Ridge regression is a method we can use to fit a regression model when multicollinearity is present in the data.

In a nutshell, least squares regression tries to find coefficient estimates that minimize the sum of squared residuals (RSS):

**RSS = Σ(y _{i} – ŷ_{i})2**

where:

**Σ**: A greek symbol that means*sum***y**: The actual response value for the i_{i}^{th}observation**ŷ**: The predicted response value based on the multiple linear regression model_{i}

Conversely, ridge regression seeks to minimize the following:

**RSS + λΣβ _{j}^{2}**

where *j* ranges from 1 to *p* predictor variables and λ ≥ 0.

This second term in the equation is known as a *shrinkage penalty*. In ridge regression, we select a value for λ that produces the lowest possible test MSE (mean squared error).

This tutorial provides a step-by-step example of how to perform ridge regression in Python.

**Step 1: Import Necessary Packages**

First, we’ll import the necessary packages to perform ridge regression in Python:

**import pandas as pd
from numpy import arange
from sklearn.linear_model import Ridge
from sklearn.linear_model import RidgeCV
from sklearn.model_selection import RepeatedKFold**

**Step 2: Load the Data**

For this example, we’ll use a dataset called **mtcars**, which contains information about 33 different cars. We’ll use **hp** as the response variable and the following variables as the predictors:

- mpg
- wt
- drat
- qsec

The following code shows how to load and view this dataset:

**#define URL where data is located
url = "https://raw.githubusercontent.com/Statology/Python-Guides/main/mtcars.csv"
#read in data
data_full = pd.read_csv(url)
#select subset of data
data = data_full[["mpg", "wt", "drat", "qsec", "hp"]]
#view first six rows of data
data[0:6]
mpg wt drat qsec hp
0 21.0 2.620 3.90 16.46 110
1 21.0 2.875 3.90 17.02 110
2 22.8 2.320 3.85 18.61 93
3 21.4 3.215 3.08 19.44 110
4 18.7 3.440 3.15 17.02 175
5 18.1 3.460 2.76 20.22 105**

**Step 3: Fit the Ridge Regression Model**

Next, we’ll use the RidgeCV() function from sklearn to fit the ridge regression model and we’ll use the RepeatedKFold() function to perform k-fold cross-validation to find the optimal alpha value to use for the penalty term.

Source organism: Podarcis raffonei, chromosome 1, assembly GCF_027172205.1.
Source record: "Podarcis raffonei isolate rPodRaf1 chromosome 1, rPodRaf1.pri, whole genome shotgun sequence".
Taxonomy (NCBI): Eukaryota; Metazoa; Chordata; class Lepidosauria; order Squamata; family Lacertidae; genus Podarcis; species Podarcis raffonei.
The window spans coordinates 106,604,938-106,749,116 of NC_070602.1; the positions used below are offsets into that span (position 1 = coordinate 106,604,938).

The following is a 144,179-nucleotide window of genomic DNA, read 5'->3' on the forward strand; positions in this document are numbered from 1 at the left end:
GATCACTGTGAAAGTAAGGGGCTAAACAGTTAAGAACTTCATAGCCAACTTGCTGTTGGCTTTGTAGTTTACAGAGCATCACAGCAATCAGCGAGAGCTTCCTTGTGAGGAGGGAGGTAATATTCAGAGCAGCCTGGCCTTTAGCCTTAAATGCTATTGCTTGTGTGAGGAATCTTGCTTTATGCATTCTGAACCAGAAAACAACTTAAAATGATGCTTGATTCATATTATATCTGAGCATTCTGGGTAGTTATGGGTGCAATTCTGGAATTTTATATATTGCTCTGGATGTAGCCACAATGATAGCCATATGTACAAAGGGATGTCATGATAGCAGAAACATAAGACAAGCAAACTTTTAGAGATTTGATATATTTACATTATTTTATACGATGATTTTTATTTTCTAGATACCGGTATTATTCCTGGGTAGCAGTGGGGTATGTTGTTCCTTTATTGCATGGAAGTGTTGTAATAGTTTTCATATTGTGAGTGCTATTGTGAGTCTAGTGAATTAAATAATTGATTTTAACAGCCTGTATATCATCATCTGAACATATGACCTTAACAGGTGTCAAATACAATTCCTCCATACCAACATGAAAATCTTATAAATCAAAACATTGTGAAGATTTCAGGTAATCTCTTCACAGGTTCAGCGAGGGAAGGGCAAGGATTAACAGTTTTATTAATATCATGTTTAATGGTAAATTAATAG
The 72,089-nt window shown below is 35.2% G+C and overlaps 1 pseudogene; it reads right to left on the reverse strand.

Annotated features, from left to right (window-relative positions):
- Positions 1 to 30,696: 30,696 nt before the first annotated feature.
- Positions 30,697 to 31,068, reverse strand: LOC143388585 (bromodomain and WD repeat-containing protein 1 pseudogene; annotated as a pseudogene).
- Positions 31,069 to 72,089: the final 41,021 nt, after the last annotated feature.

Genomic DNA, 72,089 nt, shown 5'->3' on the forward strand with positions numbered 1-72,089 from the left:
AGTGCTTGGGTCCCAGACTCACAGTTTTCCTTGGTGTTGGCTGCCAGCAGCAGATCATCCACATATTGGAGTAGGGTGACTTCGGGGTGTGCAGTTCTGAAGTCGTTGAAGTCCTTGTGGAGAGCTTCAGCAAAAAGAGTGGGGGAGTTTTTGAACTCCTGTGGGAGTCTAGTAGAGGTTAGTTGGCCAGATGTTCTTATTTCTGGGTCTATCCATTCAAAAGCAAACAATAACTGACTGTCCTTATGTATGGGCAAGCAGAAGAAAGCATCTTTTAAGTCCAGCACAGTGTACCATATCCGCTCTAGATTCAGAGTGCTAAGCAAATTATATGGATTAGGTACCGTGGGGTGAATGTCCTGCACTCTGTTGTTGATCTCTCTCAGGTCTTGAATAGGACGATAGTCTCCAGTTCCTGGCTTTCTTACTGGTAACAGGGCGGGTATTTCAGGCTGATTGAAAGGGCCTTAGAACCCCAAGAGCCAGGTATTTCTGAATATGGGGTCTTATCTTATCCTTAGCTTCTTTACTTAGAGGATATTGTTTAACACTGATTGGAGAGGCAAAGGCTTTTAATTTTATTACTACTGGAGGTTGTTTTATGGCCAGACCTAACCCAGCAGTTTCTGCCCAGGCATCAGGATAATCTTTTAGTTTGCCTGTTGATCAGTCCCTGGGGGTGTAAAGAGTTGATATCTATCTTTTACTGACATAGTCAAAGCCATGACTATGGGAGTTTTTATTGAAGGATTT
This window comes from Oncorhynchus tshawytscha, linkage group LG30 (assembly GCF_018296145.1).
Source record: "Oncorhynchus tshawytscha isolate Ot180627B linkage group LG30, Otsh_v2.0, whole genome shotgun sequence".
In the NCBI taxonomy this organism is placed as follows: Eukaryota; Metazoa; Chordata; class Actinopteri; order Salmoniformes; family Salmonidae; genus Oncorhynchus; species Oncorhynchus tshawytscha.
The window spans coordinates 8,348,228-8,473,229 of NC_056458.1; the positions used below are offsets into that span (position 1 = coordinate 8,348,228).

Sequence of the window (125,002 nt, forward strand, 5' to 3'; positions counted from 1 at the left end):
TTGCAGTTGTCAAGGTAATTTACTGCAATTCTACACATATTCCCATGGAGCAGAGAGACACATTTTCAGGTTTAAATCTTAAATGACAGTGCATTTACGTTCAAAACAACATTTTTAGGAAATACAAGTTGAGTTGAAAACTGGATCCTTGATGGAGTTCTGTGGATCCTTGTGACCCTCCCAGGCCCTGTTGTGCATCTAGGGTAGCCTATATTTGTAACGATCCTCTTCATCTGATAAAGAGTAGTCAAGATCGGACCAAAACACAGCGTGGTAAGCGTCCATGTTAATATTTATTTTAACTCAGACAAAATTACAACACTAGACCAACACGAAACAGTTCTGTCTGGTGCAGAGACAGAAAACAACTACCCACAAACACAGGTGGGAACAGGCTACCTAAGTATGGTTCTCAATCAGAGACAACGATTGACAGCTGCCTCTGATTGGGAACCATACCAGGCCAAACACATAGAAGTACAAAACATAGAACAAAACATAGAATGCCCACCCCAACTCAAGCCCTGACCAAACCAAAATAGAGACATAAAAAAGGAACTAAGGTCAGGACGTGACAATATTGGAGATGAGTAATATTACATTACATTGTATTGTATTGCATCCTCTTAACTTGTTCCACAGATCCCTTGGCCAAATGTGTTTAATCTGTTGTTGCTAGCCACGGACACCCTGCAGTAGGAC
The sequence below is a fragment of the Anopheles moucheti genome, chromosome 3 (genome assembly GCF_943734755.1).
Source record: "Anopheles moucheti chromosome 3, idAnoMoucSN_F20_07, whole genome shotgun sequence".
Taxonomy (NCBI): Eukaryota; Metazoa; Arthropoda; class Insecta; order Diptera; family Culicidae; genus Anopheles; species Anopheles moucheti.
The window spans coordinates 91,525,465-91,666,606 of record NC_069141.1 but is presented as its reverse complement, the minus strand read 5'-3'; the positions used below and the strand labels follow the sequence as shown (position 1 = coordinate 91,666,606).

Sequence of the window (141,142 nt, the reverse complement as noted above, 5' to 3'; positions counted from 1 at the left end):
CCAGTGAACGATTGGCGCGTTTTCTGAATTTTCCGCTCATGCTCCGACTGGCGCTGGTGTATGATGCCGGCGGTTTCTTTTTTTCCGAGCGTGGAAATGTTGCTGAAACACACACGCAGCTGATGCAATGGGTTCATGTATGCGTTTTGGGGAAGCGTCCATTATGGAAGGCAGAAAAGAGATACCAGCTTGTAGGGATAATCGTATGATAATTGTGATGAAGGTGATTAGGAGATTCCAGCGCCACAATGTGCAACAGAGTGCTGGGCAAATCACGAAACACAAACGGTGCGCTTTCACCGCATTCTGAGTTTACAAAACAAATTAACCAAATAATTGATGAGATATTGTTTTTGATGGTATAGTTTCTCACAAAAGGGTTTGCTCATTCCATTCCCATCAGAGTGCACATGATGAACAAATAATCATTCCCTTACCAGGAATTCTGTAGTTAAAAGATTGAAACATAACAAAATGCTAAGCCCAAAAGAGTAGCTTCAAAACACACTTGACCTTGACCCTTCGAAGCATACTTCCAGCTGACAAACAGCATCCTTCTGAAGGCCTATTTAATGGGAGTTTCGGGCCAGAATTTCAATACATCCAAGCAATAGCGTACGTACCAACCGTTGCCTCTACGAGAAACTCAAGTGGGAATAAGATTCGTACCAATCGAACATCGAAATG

**Note:** The term “alpha” is used instead of “lambda” in Python.

For this example we’ll choose k = 10 folds and repeat the cross-validation process 3 times.

Also note that RidgeCV() only tests alpha values .1, 1, and 10 by default. However, we can define our own alpha range from 0 to 1 by increments of 0.01:

**#define predictor and response variables
X = data[["mpg", "wt", "drat", "qsec"]]
y = data["hp"]
#define cross-validation method to evaluate model
cv = RepeatedKFold(n_splits=10, n_repeats=3, random_state=1)
#define model
model = RidgeCV(alphas=arange(0, 1, 0.01), cv=cv, scoring='neg_mean_absolute_error')
#fit model
model.fit(X, y)
#display lambda that produced the lowest test MSE
print(model.alpha_)
0.99**

The lambda value that minimizes the test MSE turns out to be **0.99**.

**Step 4: Use the Model to Make Predictions**

Lastly, we can use the final ridge regression model to make predictions on new observations. For example, the following code shows how to define a new car with the following attributes:

- mpg: 24
- wt: 2.5
- drat: 3.5
- qsec: 18.5

The following code shows how to use the fitted ridge regression model to predict the value for *hp* of this new observation:

**#define new observation
new = [24, 2.5, 3.5, 18.5]
#predict hp value using ridge regression model
model.predict([new])
array([104.16398018])
**

Based on the input values, the model predicts this car to have an *hp* value of **104.16398018**.

You can find the complete Python code used in this example here.